Bodysnatching and the Medical History of London
Kat - This week, we're looking at the history of medicine, and with it's rich history of plagues and epidemics, London seems a good place to start. Tom Bell, our back Yard archaeologist in the Naked Archaeology podcasts, met up with Dr Richard Barnett, from Cambridge University, to find out why he thought London was a fitting subject for his book, "Sick City". He started off with a reading from the book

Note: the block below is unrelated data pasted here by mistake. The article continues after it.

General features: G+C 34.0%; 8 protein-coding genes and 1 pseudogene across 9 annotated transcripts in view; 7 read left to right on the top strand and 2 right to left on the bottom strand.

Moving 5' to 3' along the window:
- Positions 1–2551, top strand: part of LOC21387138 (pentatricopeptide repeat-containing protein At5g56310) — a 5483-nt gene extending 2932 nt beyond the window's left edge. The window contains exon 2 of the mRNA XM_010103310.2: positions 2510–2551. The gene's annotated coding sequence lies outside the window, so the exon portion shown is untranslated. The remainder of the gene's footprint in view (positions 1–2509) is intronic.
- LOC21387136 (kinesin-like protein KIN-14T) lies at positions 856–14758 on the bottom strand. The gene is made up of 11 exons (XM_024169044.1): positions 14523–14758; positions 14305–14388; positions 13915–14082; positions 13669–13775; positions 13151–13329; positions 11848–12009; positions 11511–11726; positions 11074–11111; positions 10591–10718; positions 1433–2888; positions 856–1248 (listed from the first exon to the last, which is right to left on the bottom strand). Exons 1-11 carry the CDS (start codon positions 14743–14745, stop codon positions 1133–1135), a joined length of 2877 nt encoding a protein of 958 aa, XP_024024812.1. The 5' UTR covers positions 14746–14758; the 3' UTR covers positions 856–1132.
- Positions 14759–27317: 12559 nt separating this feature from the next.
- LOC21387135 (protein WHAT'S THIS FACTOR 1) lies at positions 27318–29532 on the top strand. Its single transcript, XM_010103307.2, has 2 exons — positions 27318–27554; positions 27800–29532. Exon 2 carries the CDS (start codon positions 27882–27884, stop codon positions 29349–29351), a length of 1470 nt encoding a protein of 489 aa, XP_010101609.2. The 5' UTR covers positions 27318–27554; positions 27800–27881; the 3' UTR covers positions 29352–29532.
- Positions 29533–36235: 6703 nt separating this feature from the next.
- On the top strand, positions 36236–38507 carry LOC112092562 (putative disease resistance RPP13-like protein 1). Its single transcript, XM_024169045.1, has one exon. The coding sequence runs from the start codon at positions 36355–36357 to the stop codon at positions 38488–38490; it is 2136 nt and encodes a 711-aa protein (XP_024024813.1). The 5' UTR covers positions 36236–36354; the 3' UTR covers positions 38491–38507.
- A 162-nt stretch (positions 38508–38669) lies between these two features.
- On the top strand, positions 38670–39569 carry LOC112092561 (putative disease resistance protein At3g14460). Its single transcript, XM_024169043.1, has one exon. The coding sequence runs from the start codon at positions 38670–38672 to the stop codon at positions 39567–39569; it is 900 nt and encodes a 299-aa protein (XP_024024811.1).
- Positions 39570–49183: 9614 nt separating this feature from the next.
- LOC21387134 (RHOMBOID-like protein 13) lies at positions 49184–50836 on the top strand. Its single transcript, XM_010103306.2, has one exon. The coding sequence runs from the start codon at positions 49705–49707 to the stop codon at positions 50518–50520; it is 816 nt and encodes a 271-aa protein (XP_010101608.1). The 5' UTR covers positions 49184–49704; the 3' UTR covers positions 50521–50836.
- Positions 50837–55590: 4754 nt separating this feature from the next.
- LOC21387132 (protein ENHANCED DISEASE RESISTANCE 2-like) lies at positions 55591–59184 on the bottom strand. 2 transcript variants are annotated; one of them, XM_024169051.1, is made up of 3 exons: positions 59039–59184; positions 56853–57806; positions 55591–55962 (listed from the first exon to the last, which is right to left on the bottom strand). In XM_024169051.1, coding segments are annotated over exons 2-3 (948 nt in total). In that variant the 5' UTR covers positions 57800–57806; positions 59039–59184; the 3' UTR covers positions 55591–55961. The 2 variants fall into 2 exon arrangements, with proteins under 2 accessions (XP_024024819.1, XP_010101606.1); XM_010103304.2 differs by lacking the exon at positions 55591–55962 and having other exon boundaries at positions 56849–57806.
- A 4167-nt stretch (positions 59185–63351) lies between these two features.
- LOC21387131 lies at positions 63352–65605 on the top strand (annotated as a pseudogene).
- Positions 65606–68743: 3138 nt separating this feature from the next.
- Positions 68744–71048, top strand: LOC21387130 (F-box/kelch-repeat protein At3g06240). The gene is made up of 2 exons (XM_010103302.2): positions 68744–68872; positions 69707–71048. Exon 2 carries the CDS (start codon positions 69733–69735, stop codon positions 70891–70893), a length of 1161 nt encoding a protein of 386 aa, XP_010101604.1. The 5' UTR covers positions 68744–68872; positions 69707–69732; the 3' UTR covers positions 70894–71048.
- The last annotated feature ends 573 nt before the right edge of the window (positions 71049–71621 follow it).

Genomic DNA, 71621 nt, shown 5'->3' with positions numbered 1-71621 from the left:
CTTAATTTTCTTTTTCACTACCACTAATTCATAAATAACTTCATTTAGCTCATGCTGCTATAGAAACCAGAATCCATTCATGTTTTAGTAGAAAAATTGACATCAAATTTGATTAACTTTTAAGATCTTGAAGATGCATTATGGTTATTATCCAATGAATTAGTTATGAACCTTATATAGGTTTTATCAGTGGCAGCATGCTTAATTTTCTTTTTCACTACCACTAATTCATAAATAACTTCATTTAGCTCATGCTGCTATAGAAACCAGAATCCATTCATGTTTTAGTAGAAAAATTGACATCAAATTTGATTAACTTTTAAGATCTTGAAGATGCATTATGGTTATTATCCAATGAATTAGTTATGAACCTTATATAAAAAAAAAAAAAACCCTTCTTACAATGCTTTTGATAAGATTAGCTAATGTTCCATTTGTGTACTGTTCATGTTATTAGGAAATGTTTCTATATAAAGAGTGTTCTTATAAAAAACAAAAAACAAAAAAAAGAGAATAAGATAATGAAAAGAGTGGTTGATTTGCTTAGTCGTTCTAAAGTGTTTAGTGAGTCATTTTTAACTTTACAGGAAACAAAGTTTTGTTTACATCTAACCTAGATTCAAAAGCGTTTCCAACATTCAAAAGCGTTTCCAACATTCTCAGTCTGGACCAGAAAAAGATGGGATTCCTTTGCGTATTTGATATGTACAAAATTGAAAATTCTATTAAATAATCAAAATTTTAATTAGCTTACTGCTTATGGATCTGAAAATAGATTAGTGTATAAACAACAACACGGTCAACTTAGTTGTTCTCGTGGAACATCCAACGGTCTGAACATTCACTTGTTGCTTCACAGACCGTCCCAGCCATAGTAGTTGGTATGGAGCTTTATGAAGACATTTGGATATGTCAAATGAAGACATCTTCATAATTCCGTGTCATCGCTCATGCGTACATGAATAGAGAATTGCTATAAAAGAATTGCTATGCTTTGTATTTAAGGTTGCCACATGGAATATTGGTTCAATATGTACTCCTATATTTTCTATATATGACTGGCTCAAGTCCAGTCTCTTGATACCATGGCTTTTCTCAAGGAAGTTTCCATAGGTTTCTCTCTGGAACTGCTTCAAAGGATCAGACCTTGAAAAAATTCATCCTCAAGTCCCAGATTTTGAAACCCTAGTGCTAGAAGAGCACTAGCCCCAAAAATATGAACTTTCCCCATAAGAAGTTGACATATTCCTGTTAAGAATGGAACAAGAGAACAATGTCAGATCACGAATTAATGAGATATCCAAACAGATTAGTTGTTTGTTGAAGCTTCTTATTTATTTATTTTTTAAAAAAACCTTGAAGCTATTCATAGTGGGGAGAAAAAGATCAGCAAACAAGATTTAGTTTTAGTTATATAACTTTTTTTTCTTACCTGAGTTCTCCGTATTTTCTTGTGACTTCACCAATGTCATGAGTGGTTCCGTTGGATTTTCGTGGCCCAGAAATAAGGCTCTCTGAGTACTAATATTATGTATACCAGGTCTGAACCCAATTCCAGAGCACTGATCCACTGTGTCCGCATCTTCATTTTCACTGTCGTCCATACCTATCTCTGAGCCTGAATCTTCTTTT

Richard - In December 1831, John Bishop and Thomas Williams were hanged at Newgate Prison. Their execution was pure spectacle. Several thousand boisterous Londoners thronged the streets around the narrow prison to watch them dance the hemp and jig. Bishop and Williams began their careers as labourers but in the mid 1820s they found a more profitable use for their shovels and picks. They became body snatchers or resurrection men, digging up the recently deceased and hawking their bodies around the medical schools. Body snatching was officially frowned upon as a violation of the sanctity of the grave. In private, however, surgeons and anatomists encouraged their pupils to obtain bodies for themselves in any way they could. In the late eighteenth and early nineteenth century body snatching was big business. A vigorous black economy with a hierarchy as intricate as any modern-day long firm. Certain taverns: The Fortune of War opposite St Bartholomew's Hospital; The Bricklayer's Arms in Lambeth became notorious as the haunt of resurrection gangs. Anyone venturing into the cellar for an illicit pint might find themselves in less lively company than they'd bargained for.